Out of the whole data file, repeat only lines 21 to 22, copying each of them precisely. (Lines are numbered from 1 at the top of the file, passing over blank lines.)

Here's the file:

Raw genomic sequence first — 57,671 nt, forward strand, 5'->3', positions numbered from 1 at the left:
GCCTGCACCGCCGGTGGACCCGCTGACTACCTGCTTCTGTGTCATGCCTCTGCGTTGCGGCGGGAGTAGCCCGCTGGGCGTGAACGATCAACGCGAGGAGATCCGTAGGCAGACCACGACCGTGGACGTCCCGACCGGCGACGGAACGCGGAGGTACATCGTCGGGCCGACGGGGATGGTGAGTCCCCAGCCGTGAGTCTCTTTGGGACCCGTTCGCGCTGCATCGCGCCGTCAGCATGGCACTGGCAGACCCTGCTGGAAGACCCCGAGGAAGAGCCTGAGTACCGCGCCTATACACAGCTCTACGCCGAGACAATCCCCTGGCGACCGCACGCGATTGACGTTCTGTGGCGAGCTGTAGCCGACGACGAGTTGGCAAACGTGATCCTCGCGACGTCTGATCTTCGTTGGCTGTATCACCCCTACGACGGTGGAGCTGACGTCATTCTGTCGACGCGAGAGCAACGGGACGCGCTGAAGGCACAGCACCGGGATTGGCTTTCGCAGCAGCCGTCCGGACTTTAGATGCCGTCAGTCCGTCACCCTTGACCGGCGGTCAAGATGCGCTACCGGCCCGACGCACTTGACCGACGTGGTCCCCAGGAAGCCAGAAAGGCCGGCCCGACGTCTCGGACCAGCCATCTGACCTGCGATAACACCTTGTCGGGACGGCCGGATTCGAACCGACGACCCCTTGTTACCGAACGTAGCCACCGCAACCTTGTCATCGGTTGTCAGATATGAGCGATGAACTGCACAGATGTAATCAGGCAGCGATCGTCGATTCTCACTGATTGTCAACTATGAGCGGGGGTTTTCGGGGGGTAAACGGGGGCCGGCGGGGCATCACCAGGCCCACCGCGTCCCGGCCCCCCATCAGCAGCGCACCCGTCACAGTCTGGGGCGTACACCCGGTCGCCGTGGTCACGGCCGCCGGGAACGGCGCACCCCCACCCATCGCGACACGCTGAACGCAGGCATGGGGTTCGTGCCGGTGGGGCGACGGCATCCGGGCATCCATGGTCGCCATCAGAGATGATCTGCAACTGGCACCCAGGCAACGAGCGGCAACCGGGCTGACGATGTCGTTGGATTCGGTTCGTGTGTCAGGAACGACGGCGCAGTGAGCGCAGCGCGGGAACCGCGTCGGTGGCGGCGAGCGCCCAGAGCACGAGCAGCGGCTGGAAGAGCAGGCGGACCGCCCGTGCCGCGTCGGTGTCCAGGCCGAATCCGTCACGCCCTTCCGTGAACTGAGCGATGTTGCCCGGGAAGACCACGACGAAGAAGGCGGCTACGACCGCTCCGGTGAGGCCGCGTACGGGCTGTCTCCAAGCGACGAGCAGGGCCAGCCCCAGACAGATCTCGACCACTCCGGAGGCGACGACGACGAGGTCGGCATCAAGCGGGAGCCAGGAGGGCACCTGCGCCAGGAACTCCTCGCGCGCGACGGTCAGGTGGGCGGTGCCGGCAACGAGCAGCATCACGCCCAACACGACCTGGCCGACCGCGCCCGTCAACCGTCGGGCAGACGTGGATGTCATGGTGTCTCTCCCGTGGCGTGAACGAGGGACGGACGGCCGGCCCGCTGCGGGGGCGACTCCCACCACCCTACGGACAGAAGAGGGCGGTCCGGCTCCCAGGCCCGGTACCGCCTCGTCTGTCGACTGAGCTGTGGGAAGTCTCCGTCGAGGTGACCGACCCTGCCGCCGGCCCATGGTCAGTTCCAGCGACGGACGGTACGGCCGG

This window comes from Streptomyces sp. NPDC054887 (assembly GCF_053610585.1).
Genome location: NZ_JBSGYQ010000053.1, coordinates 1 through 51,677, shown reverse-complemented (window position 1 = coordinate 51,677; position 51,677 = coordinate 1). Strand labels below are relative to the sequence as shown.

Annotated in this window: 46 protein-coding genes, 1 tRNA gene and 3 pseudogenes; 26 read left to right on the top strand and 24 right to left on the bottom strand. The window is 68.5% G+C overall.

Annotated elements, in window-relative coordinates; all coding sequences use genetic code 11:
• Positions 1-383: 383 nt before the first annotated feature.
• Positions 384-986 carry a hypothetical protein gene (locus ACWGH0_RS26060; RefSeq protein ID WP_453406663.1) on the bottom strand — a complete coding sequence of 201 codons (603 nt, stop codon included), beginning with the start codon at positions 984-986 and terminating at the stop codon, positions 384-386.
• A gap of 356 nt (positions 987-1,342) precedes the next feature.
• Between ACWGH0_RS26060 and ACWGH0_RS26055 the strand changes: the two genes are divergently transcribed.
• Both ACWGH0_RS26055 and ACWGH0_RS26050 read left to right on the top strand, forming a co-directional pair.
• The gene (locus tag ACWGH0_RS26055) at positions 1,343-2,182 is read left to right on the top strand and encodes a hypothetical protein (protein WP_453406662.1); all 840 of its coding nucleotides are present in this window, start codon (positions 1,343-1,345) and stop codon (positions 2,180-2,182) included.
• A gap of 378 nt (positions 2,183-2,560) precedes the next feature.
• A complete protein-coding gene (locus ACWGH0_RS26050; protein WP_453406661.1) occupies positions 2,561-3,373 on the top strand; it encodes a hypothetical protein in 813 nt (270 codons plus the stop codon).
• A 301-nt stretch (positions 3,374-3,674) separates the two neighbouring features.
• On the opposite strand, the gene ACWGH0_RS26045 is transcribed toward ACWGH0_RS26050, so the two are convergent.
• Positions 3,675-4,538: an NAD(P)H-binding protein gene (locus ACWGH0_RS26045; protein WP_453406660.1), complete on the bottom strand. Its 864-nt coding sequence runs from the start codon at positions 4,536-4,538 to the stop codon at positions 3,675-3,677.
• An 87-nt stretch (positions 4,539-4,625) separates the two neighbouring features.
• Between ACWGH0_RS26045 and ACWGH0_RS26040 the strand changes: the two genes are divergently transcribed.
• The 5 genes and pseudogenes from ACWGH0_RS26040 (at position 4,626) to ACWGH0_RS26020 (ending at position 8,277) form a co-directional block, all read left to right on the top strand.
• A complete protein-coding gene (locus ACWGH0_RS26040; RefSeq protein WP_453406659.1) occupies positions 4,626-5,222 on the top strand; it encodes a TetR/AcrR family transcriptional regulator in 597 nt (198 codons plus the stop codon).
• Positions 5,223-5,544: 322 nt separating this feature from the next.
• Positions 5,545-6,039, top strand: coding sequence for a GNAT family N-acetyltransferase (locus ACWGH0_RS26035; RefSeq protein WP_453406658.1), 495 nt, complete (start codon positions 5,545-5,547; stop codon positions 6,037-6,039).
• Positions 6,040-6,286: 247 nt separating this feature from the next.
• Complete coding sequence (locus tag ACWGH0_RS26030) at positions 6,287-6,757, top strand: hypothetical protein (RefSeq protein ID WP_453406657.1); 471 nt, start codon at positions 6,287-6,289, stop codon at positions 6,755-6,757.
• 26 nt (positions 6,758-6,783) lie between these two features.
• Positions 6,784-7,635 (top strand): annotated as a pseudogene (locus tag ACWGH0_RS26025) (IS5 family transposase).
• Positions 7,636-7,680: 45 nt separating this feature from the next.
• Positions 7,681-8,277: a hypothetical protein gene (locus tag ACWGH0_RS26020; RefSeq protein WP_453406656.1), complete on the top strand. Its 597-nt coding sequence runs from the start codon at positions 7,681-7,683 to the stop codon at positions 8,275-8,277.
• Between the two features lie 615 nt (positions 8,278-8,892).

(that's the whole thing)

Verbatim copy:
• A complete protein-coding gene (locus ACWGH0_RS26040; RefSeq protein WP_453406659.1) occupies positions 4,626-5,222 on the top strand; it encodes a TetR/AcrR family transcriptional regulator in 597 nt (198 codons plus the stop codon).
• Positions 5,223-5,544: 322 nt separating this feature from the next.